18. 18. “The goal of finding models that arepredictively accurate differs from thegoal of finding models that are true.”
  19. 19. Point #1Best explanatory model ≠ Best predictive model
  20. 20. Four aspects Y=F(X) Y=f(X)1. Theory - Data2. Causation – Association3. Retrospective – Prospective4. Bias - Variance
  21. 21. Predict ≠ Explain “we tried to benefit from an extensive set of attributes describing each of the movies in the dataset. Those attributes certainly carry a significant signal and + can explain some of the user behavior. However… they could not help at all ? for improving the [predictive] accuracy.” Bell et al., 2008
  22. 22. Predict ≠ ExplainThe FDA considers two productsbioequivalent if the 90% CI of therelative mean of the generic to brandformulation is within 80%-125%“We are planning to… develop predictive models for bioavailabilityand bioequivalence” Lester M. Crawford, 2005 Acting Commissioner of Food & Drugs
  23. 23. Goal Design & Data EDADefinition Collection PreparationVariables? Model Use &Methods? Evaluation, V Reporting alidation & Model Selection
  24. 24. Study design & data collectionObservational or experiment?Primary or secondary data?Instrument (reliability+validity vs. measur accuracy)How much data?How to sample? Hierarchical data
  25. 25. Data Preprocessing missing reduced- feature models partitioning
  26. 26. Data exploration & reduction Interactive visualization PCA SVD
  27. 27. Which Variables? endogeneity ex-post availabilitycausation associations Multicollinearity? A, B, A*B?
  28. 28. Methods / Models Blackbox / interpretable Mapping to theory variance biasShrinkage models ensembles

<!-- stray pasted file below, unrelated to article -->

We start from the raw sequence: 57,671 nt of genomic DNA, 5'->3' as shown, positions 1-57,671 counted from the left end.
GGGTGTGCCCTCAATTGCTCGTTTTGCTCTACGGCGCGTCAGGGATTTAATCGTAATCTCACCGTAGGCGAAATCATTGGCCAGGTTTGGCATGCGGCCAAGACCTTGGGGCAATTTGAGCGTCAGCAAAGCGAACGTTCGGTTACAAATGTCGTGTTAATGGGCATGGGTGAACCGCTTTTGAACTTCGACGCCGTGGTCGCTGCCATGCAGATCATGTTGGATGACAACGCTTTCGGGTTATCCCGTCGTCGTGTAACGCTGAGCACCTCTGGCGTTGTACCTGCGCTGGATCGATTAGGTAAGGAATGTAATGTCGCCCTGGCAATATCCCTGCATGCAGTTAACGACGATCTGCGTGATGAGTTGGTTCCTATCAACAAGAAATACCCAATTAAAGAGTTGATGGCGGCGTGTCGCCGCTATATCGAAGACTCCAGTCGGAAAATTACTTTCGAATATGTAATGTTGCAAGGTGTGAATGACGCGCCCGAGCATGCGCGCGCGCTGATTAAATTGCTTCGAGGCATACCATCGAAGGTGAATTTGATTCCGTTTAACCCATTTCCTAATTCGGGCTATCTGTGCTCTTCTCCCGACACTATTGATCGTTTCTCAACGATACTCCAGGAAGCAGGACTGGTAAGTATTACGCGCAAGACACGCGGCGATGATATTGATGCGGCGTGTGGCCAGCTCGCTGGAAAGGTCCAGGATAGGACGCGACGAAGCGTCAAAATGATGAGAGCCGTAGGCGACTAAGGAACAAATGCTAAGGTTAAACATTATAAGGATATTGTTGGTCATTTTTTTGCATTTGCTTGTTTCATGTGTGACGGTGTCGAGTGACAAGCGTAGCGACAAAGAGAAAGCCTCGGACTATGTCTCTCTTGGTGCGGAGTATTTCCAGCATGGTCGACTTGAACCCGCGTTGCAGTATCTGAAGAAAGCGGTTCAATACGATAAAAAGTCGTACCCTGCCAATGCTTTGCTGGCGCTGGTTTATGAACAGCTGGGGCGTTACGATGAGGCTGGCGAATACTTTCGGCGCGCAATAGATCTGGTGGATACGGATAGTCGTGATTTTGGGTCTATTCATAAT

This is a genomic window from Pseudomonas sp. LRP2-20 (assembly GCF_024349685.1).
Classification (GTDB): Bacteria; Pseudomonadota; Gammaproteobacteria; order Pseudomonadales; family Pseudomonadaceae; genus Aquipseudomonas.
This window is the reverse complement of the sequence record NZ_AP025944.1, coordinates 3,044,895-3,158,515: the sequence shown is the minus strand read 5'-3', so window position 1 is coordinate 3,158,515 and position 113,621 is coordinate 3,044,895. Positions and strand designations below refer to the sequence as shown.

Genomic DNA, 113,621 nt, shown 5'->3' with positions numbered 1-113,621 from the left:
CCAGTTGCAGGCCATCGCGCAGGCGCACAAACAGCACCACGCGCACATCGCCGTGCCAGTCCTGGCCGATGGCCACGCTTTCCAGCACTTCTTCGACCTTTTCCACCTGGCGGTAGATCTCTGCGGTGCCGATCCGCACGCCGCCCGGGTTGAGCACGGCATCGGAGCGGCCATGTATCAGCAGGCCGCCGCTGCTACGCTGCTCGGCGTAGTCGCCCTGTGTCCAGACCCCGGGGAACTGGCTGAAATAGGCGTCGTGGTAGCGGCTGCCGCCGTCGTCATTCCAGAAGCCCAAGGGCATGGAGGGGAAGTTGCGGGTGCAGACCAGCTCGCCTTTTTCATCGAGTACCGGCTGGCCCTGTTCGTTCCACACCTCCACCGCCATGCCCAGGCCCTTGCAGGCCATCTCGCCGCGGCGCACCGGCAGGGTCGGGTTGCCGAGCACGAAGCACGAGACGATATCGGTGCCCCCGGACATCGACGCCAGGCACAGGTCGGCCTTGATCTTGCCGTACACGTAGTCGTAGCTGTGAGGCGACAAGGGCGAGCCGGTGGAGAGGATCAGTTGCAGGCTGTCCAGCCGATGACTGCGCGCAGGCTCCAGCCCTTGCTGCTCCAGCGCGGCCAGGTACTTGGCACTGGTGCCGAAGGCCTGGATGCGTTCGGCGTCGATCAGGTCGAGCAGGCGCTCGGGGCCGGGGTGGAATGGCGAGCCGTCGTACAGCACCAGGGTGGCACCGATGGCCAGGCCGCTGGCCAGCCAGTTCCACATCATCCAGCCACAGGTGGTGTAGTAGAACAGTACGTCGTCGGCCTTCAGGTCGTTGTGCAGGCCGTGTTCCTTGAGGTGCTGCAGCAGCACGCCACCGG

29. 29. Model fit ≠ Validation Explanatory powerTheoretical Empirical Data model model Evaluation, Validation & Model SelectionEmpirical Training data Over-fitting model Holdout data analysis Predictive power
  30. 30. Model Use test causal theory Inference Null hypothesisnew theoryDevelop measurescompare theories Predictive performanceimprove theory Naïve/baselineassess relevance Over-fitting analysispredictability
  31. 31. Point #2Explanatory Predictive Power ≠ PowerCannot infer one from the other
  32. 32. out-of-sample interpretationp-values prediction accuracy PerformanceR2 costs Metrics Training vs.goodness-of-fit holdout type I,II errors over-fitting
  33. 33. Predictive Power Explanatory Power
  34. 34. The predictive power of anexplanatory model has importantscientific valueRelevance, reality check, predictability
  35. 35. In “explanatory” fieldsPrediction underappreciatedDistinction blurredUnfamiliar with predictivemodeling/assessment “While the value of scientific prediction… is beyond question… the inexact sciences *do not+ have…the use of predictive expertise well in hand.” Helmer & Rescher, 1959
  36. 36. How does all this impact Scientific Research?
  37. 37. What can be done? acknowledgeincorporate prediction into curriculum
  38. 38. What happens in other fields? Epidemiology Engineering Life sciencesWhat about “predictive only”fields?
  39. 39. Shmueli (2010), “To Explain or To Predict?”, Statistical ScienceShmueli & Koppius (2011), “Predictive analytics in IS research”, MISQ